Just getting to play shows in front of people - but especially getting to play for all the main people in radio in one room - there at CRS... I've gotten to go to probably four or five of them over the years, and get to hang out during CRS week and get to meet everybody, but it's kind of the show that everybody looks forward to. Like, what's to come down the road and in the future, and I'm glad I'm getting to be involved in that and just getting to be a part of it. And getting to make a ridiculous video! I hear they always make the funny video before for whatever you want to capture. I think mine might be a little laughable, but we haven't figured that out yet. But on a serious note, it's definitely a huge step in anyone's career when you finally get to play the New Faces show for CRS. The wheels are turning, but we haven't officially decided on anything. I always like the fun, sense of humor part, though. Life is not always serious, but you can also get serious across in a funny way, sometimes. The crazy thing is, I feel like I've been on radio tour for about four years, so I know I've got a lot of friends and fans in radio, and it'll just be a cool show. Every show I try to sing as if it's my last and try to remember that and play great, be comfortable, and have fun. By the shake in your voice and the look in your eyes, everybody can see it and hear it if you're uncomfortably nervous on stage. It's good to have nerves, but be okay with it. I'm sure I'll be nervous. Someone told me the first time I played at the Opry that your heart is not in the right place if you're not nervous playing at the Ryman. And I definitely have a good-nervous kind of feeling getting to play New Faces. It really is wild. There are a lot of friends that I've made at Country radio, and it'll be fun for a lot of them to see me with a full band, because a lot of them haven't seen that. And it'll be good having them see that I'm worth investing in, and it'll be cool to make some fun memories. As far as how I'm going to approach the show, I'll approach it like all of my shows - put on a good show, make sure people have fun, and make sure they want to come back.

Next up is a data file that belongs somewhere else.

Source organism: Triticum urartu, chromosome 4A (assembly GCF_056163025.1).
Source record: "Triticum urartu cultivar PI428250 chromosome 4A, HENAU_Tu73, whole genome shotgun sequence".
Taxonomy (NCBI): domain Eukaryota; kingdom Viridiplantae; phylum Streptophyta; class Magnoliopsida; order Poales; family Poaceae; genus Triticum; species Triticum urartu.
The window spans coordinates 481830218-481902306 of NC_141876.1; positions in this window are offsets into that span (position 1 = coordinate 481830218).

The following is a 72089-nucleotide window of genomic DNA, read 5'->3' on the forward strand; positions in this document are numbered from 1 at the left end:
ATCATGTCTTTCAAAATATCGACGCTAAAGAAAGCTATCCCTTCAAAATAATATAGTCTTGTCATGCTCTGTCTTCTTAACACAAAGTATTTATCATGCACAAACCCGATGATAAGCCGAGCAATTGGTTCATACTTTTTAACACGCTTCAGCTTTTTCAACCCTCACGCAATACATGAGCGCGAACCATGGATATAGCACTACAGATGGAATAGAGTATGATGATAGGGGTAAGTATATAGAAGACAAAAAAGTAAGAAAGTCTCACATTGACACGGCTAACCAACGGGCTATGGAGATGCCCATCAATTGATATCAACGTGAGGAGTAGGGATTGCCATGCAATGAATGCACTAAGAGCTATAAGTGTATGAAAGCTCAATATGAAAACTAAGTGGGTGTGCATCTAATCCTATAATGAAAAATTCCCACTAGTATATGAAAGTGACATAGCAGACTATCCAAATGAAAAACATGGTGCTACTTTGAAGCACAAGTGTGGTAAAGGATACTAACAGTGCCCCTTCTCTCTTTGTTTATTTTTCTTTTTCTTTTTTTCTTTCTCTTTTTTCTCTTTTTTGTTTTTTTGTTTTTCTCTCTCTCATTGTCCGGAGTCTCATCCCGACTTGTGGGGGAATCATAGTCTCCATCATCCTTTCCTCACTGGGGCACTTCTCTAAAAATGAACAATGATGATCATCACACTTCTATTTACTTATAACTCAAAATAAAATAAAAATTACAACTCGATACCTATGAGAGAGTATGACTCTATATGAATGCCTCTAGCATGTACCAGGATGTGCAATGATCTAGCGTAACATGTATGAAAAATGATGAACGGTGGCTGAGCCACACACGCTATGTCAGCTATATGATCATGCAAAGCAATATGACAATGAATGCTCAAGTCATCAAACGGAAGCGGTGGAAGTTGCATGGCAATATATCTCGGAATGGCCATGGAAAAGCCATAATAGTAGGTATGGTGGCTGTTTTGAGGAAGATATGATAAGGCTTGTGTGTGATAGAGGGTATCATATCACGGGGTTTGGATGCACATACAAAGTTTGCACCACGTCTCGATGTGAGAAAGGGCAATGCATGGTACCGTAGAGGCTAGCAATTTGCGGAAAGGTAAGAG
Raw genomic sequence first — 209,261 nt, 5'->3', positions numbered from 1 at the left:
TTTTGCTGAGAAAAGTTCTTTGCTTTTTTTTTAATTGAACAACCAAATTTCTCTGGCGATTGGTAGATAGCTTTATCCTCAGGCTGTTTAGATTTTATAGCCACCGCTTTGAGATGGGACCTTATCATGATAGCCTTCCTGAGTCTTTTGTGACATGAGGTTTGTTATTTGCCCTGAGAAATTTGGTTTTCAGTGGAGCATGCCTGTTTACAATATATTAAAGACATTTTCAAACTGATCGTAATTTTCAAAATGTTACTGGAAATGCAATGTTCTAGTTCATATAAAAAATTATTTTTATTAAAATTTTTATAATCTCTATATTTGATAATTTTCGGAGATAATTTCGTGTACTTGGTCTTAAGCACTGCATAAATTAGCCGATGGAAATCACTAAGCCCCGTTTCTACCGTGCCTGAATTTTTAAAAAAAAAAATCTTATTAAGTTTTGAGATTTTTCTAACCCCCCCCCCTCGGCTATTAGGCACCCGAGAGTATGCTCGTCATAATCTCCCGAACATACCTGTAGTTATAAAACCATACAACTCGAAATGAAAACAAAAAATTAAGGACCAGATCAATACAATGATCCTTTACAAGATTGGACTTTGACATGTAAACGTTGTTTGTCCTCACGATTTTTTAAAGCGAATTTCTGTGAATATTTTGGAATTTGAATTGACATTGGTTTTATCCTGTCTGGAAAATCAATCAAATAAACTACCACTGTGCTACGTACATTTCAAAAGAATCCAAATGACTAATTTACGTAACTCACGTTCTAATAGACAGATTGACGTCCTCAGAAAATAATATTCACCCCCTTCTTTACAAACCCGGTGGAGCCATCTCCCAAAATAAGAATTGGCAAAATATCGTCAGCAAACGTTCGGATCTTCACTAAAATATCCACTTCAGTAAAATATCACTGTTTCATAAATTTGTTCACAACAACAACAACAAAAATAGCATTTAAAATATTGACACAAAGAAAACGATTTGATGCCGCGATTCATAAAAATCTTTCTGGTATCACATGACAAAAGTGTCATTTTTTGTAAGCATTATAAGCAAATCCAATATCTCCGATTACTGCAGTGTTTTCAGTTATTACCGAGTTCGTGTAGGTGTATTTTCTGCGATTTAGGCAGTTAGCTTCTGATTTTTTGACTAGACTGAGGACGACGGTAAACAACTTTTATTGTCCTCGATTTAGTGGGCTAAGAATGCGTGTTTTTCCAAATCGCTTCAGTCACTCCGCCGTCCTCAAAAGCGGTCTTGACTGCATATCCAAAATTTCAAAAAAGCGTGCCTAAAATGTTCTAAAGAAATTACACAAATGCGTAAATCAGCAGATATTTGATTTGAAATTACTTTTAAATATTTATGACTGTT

2. You had already established yourself as one of the hottest songwriters in town - was pursuing a career as an artist always one of your goals?